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Cosmetic Dermatology

Probiotics for the face?

Posted on: September 21st, 2017 by Dr. Jennifer Herrmann

If you embrace healthy dietary recommendations, you’re probably consuming kefir and kimchi, which aid in digestion and promote immune function. But, recently the billion-dollar beauty industry has jumped on board too, and probiotics are in everything from cleansers to serums to sunscreens. Are probiotics really beneficial when rubbed on the skin?

The thinking behind topical probiotics begins with an understanding of how probiotics are helpful in the gut. Diets full of processed foods and chemicals can alter the acidity and balance of our natural gut bacteria. When the gut’s microbiome (the term for a habitat of all the helpful organisms living in our guts) is altered, inflammation ensues, digestion of nutrients slows, bacteria fail to fight off infectious pathogens, and gas and indigestion become the norm. Although consuming probiotics can help normalize an inflamed gut, we’re not yet sure if either eating or using them topically benefits the skin.

The skin microbiome is a complex habitat where over 1 billion resident organisms (bacteria, yeasts, viruses, and mites) live in a single square centimeter. These organisms work symbiotically to keep skin hydrated, protect against infectious organisms, and boost normal cellular turnover, promoting skin health. When this system is disrupted, skin disease or infection can occur. Overgrowth of a specific yeast is responsible for causing the redness and flaky skin on the scalp we call dandruff. And a recent study from UCLA suggested that a disruption of the skin’s microbiome predisposes to acne1.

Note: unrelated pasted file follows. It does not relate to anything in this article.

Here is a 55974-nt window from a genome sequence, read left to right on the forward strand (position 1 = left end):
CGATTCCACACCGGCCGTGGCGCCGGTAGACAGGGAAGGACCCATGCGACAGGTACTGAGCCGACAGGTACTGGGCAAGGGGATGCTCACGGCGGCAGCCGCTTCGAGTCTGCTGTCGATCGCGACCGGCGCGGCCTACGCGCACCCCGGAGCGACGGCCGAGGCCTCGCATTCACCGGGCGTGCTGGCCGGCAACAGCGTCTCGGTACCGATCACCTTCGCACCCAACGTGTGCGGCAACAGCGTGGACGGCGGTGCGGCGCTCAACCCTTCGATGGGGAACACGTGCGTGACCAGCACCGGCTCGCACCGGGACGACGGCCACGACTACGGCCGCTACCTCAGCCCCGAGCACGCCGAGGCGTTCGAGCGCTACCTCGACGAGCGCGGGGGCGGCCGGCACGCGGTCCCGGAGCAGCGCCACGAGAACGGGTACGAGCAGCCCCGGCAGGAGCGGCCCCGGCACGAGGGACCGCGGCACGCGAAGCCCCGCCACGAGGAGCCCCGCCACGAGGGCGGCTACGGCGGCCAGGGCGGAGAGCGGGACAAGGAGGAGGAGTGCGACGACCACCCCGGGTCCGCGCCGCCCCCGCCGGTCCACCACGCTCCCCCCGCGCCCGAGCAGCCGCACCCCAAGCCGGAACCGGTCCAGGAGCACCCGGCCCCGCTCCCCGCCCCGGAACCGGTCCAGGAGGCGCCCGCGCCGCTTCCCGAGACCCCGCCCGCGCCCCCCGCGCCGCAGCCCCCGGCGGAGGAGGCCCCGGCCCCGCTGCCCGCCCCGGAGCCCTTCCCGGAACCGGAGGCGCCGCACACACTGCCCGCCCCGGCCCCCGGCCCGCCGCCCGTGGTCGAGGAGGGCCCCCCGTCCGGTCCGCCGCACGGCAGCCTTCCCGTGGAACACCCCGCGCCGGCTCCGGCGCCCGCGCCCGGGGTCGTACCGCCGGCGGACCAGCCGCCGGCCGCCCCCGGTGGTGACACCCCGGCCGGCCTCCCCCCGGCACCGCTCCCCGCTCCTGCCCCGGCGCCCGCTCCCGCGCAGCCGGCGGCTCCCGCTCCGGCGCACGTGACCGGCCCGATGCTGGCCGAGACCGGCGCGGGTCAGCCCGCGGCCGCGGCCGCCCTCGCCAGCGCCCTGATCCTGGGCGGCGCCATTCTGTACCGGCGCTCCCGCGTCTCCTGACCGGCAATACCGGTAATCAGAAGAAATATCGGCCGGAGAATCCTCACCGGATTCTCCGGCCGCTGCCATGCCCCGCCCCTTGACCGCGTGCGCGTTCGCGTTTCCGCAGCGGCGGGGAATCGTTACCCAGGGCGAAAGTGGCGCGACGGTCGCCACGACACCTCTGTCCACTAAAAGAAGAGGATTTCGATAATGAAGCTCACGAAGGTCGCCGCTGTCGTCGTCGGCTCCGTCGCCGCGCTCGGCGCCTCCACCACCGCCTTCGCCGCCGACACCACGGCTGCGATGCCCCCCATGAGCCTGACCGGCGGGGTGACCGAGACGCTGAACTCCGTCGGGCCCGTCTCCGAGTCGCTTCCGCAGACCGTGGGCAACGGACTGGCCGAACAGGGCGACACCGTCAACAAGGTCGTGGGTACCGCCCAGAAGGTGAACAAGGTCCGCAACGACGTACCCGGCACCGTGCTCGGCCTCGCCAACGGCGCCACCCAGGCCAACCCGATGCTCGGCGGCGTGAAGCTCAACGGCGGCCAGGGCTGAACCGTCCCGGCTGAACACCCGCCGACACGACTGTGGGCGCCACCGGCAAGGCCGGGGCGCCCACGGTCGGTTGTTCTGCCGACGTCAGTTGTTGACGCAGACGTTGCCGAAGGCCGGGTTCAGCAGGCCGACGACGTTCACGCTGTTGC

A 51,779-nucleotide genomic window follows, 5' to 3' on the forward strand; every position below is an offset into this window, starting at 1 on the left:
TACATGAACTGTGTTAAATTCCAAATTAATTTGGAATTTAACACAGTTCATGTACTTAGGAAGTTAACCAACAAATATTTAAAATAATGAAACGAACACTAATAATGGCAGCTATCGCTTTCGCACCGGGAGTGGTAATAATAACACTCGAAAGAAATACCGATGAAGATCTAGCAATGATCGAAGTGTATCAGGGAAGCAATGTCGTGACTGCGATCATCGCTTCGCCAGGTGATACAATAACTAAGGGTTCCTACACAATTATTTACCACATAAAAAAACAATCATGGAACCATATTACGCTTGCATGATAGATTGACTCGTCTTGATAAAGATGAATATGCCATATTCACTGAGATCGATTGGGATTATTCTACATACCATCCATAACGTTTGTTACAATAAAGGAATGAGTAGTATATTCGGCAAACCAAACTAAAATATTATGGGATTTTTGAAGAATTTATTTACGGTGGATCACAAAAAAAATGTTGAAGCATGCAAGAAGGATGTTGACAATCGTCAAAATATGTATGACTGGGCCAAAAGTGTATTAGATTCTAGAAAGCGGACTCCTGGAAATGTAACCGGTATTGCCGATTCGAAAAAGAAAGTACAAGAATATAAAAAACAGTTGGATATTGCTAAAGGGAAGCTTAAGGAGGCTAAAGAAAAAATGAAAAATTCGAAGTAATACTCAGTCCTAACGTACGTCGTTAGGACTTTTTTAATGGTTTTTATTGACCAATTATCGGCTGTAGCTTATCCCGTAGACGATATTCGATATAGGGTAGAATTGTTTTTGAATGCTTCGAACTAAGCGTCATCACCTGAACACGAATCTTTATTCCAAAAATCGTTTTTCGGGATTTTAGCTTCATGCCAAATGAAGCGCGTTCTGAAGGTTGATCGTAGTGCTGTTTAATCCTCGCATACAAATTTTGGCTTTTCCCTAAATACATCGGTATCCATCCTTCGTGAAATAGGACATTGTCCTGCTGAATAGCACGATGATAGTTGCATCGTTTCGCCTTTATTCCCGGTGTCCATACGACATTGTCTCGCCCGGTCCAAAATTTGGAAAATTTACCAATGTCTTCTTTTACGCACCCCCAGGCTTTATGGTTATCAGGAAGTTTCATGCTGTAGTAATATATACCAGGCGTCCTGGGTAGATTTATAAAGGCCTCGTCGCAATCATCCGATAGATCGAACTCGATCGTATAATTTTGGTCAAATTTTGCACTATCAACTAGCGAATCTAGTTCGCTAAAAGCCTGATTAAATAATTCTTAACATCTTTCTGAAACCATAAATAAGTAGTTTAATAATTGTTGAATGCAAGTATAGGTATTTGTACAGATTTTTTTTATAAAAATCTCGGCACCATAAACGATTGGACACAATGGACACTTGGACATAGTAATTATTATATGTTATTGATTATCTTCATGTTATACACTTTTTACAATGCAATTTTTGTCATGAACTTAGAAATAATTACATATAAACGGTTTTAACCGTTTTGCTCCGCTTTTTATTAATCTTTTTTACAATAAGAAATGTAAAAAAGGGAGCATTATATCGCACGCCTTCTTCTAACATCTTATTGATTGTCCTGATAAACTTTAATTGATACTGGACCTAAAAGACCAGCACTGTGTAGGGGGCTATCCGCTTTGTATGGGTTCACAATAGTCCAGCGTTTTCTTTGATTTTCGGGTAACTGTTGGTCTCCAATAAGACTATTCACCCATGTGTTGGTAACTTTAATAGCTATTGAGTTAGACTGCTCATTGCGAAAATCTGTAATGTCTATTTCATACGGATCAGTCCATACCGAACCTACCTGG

There are many less controllable factors that can alter the skin microbiome, like age, gender, genetics, and geography. But, over-cleansing, not moisturizing, scrubbing, toning, and even wearing certain make-ups can also strip the skin of its normal residents, causing an imbalance in the microbiome. To cultivate a healthy skin microbiome, it’s best to avoid harsh synthetic soaps, fragrances, and abrasive toner. Using products with selenium, a natural mineral that supports skin health, ceramides and hyaluronic acid for natural moisture, and niacinamide to decrease redness may benefit skin health. Avoiding synthetic clothing that can harbor bacteria that are not native to the skin could also be helpful.

But back to probiotics. In theory, if these products help restore a healthy population of skin microbes and pH balance, they may be helpful in treating inflammatory diseases like acne, rosacea, and eczema. Although research in this area isn’t yet robust, early studies have suggested that adding a number of commensal types of bacteria, like Lactobacillus, ammonia-oxidizing, and nitrifying bacteria may successfully reestablish a healthy microbiome. Nitrobacter, which produces nitrate can protect against fungi and UV-induced skin damage. Lactobacillus can decrease inflammation, improve the skin’s immune system and also protect against UV rays. And Bifidobacterium breve B-3 helps increase skin hydration and barrier function.

As we learn more about the healthy composition of the skin’s microbiome, we will be able to better formulate products that are customized for certain conditions. For now, a trial of a topical probiotic may be an interesting experiment, especially if you suffer from an inflammatory skin condition like rosacea or acne, but data for specific products is still scant. Stay tuned because we’re watching this research carefully!

1. Barnard E et al. Sci Rep. 2016 Dec 21;6:39491.


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